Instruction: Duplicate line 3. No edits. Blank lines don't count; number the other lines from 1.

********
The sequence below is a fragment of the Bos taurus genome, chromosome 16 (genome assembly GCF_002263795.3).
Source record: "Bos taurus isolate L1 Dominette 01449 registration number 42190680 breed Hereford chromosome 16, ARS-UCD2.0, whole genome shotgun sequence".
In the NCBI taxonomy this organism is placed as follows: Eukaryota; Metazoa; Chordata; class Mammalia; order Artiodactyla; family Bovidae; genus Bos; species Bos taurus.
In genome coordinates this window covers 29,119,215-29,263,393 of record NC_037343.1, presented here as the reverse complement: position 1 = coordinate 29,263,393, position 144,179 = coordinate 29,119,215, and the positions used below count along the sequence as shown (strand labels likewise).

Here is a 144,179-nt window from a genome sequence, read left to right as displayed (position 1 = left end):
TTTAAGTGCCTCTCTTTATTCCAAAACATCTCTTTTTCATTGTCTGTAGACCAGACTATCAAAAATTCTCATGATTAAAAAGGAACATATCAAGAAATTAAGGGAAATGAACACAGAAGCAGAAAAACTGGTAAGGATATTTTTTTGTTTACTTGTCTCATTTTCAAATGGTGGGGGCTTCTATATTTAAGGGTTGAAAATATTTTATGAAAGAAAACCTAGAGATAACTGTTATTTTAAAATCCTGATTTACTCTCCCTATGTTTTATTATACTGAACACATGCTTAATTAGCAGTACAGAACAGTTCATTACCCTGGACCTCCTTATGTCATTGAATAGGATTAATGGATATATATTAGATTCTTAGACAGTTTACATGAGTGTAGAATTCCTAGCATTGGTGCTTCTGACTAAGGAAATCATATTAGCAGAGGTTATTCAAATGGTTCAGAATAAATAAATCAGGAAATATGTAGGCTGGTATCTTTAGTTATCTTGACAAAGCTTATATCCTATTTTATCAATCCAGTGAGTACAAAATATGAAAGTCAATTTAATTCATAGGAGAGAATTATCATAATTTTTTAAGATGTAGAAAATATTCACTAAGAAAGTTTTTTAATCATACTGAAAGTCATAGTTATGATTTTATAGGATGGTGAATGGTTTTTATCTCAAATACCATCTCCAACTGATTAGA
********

In the NCBI taxonomy this organism is placed as follows: Eukaryota; Metazoa; Chordata; class Mammalia; order Artiodactyla; family Bovidae; genus Bos; species Bos taurus.